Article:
Reverse Engineering Android Apps (part 3)

I was going to end at part 2 but the recent shock news story about the iPhone and location data has made some of the other things I was thinking about when I took the android apps apart seem more relevant.

One of the things I mentioned about the adverts was that they were ‘location aware’. This of course means your phone sends information about your location to the ad server. It’s obviously impractical to send all ads for all locations to the phone, so the phone sends it’s location to the server and it serves up the relevant ads.

The other thing ad servers need to know is how many unique views there are of the ads. This again requires more data to go to the ad server. For Android devices this normally appears to be done by the ‘ANDROID_ID’. This is a random number generated by the device when it first boots and is supposed to remain constant for the lifetime of the device. The ad library I was looking at further anonymized this by md5 hashing it before sending it to their servers. So that’s a random number that’s then hashed before being sent. Not too bad really!

Of course how anonymous is anonymous data? It really depends on who’s looking at it.

The ad company isn’t able to determine who was where and when. That number was fairly meaningless after the md5 hash and was pretty meaningless before. There is one scenario where the data can be linked though. If you have the original data from the phone and the data from the ad company you can tie up the records. With that it’s possible to demonstrate that the phone believed it was somewhere when it connected to the ad server and when. The main place I can see that being used is by law enforcement and other government agencies.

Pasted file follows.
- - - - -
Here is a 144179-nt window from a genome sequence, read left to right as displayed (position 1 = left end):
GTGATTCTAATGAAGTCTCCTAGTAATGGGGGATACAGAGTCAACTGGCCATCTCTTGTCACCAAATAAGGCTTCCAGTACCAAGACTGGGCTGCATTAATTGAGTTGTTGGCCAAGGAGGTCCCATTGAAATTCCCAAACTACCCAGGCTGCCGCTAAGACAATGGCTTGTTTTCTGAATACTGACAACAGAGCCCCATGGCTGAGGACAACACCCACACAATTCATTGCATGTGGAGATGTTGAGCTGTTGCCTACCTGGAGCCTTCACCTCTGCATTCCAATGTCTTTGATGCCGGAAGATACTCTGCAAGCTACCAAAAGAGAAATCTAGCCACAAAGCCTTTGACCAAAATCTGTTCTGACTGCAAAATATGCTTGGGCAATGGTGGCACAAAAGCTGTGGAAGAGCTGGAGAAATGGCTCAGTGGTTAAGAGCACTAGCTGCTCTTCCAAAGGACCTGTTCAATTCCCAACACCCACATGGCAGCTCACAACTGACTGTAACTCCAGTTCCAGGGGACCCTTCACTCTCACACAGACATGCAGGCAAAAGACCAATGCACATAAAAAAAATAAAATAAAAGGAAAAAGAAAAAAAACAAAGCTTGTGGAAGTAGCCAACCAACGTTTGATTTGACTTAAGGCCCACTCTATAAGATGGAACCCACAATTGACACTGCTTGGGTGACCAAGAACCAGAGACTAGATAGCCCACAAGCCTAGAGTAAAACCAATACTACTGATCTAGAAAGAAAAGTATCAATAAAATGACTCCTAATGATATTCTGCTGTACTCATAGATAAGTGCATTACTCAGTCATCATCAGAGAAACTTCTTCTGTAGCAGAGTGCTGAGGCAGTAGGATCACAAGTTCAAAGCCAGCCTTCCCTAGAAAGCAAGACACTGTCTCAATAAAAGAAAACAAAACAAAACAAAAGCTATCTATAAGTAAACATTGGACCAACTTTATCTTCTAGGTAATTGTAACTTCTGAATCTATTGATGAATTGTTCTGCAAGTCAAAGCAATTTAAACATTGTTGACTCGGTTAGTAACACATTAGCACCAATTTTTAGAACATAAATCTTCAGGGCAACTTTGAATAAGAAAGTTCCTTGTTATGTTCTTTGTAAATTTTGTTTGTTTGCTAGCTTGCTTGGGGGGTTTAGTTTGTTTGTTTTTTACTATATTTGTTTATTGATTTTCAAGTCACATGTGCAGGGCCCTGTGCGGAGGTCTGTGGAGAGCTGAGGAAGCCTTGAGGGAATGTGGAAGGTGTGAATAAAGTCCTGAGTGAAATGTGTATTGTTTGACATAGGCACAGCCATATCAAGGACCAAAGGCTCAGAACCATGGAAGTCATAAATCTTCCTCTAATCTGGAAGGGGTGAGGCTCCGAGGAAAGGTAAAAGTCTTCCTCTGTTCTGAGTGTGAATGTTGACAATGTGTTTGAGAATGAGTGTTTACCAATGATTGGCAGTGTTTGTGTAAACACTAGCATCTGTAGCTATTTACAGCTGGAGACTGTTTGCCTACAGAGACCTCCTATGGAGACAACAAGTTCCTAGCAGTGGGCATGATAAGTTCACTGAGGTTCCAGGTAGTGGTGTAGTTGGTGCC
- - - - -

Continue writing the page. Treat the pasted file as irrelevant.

The anonymous as with most things is in degrees. Forensic analysis of data after the fact as ever is a lot simpler than attempting to spot things in real time.

Of course I should probably mention this has nothing to do with the recent iPhone/iPad fun and games. Even if the iPhone does send your location to their servers regularly it probably isn’t even sending over that hashed device id because they don’t need to know about unique visitors (or worry about tracking visitors) for building up the location database.

Actually, there may be another way your data may not be properly anonymous to those looking at the data collected on the ad server. The server technically has the ip and port you connected from so if they store that, and in a way that it can be cross referenced with the location of the ad hit, then someone could decide to find out the identity of a person from that information along with where they were. Again that probably requires due process.

Should you be scared? Only as much as usual.


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